The federal government’s approval of an $11-billion liquefied natural gas (LNG) terminal in northwestern B.C. could mean one of the largest infrastructure investments in Canadian history.
If the Pacific NorthWest LNG project moves ahead, it would mean a total capital investment of $36 billion and thousands of jobs. Many First Nations along the pipeline route have given their support in exchange for a share of those jobs, training and financial benefits. But some Indigenous groups, who say they were not properly consulted, are threatening legal action. This could bring the project to a halt — before it even starts.
In the hours leading up to the government’s announcement on Sept. 27, a group of First Nations calling themselves the Skeena Corridor Nations issued a release saying the project “does not meet the test” for respecting Indigenous rights and would be challenged in court.
They include the Gitanyow, Gitxsan, Wet’suwet’en, Lake Babine and Takla Lake nations, as well as the Allied Tribes of the Lax Kw’alaams, whose traditional territory includes Lelu Island, where the project will be located, near Prince Rupert.
During the announcement, Minister of Environment and Climate Change Catherine McKenna said, “From the very start, we engaged with the Indigenous communities that are right around the project. We provided funding [over $480,000] to enable them to participate in the project. We used traditional knowledge. There were concerns raised about the marine area and we took those concerns on board and we looked at ways that we could address them.”
But a hereditary chief of the Gitwilgyots, one of the allied tribes, suggests otherwise.
“Consultation has not taken place whatsoever,” said Don Wesley, S’mooygyet (head chief) Yahaan. “We’ll be filing a judicial review.”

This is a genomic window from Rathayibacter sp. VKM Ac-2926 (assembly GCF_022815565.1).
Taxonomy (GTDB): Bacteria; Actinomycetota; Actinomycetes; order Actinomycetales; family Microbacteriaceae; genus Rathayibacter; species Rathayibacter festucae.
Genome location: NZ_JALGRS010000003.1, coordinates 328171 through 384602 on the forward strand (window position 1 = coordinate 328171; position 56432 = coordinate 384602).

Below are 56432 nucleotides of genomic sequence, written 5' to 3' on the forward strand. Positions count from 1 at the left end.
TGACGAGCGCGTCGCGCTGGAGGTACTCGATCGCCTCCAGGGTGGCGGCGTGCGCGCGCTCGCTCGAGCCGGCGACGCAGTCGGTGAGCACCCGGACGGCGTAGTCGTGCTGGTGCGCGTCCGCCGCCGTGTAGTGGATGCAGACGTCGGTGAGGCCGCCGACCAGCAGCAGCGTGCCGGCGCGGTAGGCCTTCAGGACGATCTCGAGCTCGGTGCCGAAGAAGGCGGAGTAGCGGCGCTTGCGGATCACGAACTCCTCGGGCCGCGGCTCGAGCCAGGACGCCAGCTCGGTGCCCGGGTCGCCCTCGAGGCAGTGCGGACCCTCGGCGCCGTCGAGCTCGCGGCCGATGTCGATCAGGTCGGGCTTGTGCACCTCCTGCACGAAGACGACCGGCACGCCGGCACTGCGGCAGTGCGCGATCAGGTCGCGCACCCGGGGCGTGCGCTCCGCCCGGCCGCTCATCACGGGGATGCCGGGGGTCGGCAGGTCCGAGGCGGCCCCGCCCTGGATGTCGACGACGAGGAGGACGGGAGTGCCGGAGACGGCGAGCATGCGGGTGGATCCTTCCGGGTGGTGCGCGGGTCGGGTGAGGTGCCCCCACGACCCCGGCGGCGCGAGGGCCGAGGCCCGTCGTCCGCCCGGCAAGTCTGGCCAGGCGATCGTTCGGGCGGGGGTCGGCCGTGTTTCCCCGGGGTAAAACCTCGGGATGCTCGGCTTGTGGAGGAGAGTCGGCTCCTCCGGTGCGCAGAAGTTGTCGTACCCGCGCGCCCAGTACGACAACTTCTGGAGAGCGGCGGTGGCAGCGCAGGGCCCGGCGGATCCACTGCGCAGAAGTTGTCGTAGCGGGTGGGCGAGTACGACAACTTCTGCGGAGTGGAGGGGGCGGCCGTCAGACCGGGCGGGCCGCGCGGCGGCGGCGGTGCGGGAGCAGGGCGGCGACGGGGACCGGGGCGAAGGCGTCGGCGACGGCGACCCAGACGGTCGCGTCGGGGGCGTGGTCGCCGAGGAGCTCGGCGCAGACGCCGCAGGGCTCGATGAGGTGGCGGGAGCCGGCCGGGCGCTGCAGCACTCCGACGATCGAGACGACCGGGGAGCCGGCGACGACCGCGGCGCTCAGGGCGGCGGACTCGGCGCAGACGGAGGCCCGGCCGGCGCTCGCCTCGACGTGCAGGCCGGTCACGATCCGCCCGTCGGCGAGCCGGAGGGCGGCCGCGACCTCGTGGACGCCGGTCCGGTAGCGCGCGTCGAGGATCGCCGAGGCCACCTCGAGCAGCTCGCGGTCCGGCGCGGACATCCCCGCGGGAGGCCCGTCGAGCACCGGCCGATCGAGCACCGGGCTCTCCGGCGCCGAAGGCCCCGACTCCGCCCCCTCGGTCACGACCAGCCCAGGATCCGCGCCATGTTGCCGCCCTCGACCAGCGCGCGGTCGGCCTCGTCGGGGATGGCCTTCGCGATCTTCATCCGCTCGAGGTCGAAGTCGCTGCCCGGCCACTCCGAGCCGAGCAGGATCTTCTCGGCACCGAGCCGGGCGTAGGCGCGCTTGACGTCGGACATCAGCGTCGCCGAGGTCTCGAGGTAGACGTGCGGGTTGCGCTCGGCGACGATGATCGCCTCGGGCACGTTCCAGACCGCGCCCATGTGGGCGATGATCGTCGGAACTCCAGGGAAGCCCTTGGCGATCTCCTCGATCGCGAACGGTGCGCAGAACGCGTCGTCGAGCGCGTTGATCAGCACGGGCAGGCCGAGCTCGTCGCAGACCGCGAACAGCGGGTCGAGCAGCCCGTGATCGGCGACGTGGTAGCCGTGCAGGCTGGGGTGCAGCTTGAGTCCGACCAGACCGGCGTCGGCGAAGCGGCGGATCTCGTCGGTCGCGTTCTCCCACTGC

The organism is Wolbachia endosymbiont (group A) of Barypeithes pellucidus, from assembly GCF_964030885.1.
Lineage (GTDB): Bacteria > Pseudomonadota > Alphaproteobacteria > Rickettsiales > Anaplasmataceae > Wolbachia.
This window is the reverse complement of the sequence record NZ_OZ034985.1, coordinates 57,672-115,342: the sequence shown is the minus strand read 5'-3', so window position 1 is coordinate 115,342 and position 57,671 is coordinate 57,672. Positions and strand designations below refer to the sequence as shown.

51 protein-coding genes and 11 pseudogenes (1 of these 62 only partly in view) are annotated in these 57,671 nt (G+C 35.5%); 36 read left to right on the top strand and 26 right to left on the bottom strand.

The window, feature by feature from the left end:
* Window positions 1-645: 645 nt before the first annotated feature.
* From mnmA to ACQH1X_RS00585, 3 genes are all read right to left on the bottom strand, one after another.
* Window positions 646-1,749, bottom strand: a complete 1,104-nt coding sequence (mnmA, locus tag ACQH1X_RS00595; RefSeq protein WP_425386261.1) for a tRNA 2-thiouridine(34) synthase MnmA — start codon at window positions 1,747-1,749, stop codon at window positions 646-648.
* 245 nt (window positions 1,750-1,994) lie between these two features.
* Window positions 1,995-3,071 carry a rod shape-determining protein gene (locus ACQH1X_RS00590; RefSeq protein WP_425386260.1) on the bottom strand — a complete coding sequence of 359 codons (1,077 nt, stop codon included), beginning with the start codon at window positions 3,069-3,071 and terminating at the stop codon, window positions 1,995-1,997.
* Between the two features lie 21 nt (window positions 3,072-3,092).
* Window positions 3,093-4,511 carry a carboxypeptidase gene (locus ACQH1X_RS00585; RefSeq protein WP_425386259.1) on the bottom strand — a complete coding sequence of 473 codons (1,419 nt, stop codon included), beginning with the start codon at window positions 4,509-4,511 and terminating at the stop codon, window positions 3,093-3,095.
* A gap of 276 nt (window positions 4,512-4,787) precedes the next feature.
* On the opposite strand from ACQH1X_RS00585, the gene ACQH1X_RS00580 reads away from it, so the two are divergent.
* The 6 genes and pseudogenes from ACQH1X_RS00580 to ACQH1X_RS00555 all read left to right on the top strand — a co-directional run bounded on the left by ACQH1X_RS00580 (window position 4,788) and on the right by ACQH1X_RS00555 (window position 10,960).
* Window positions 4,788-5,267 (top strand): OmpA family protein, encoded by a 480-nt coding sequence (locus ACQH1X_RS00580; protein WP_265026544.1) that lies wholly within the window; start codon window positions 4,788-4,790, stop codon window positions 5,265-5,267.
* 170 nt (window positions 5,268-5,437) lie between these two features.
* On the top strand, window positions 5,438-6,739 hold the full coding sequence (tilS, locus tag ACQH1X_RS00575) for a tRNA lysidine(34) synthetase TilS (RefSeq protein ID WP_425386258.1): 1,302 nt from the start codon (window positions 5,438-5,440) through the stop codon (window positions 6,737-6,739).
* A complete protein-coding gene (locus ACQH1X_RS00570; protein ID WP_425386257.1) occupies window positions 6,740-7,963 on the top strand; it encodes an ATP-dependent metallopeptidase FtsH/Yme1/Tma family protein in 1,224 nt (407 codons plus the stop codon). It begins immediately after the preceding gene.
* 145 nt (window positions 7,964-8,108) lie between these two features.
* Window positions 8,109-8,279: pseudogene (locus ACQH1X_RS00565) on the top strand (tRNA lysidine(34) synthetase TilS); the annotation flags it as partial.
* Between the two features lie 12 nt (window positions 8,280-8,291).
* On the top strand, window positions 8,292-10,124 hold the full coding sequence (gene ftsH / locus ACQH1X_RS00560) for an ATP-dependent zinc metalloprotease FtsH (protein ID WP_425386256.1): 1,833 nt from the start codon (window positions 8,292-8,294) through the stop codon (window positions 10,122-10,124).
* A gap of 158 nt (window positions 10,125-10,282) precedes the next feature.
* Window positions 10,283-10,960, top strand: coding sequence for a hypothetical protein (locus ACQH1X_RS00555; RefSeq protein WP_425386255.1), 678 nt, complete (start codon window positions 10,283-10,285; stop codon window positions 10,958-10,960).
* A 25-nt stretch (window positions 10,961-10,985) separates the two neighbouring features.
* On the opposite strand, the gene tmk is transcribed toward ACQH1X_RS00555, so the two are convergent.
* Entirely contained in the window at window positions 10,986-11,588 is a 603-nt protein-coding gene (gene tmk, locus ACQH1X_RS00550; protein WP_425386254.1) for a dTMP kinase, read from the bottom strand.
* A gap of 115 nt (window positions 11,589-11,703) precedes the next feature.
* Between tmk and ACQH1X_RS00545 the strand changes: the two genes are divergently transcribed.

Who needs to be consulted?
Petronas, the Malaysian-owned energy company with a majority stake in the Pacific NorthWest LNG project, has been engaging with local communities since 2012. They’ve conducted more than 3,000 meetings with First Nations and municipalities as well as 14 open house and information sessions. Petronas was not, however, mandated by the Canadian Environmental Assessment Agency to consult with Wesley or his tribe.
“The Tsimshian are a group of First Nations and some of them approve this and some don’t. It’s a messy situation.”
The company instead consulted with five Tsimshian First Nation bands: the Metlakatla, Kitselas, Gitxaala, Kitsumkalum and Lax Kw’alaams. Four of these bands have signed term sheets that could lead to benefit agreements with the company, while Lax Kw’alaams band members recently voted in favor of continuing talks with Petronas, though concerns were raised about the polling process.
The bands in support are positioning themselves to receive potentially millions in financial payments as well as access to jobs and training opportunities for their members. Kitselas, for example, has a term sheet with Petronas, but also a project agreement with the Prince Rupert Gas Transmission pipeline project, owned by TransCanada, that would carry the gas approximately 900 kilometres from northeastern B.C. to the coast.
“Our agreement addresses the environmental and social safeguards we require in negotiations, as well as the delivery of economic, employment and educational benefits for our community. These core components mean substantial benefits for our community—now and in years to come,” said elected Chief Joe Bevan in a statement when the agreement was reached.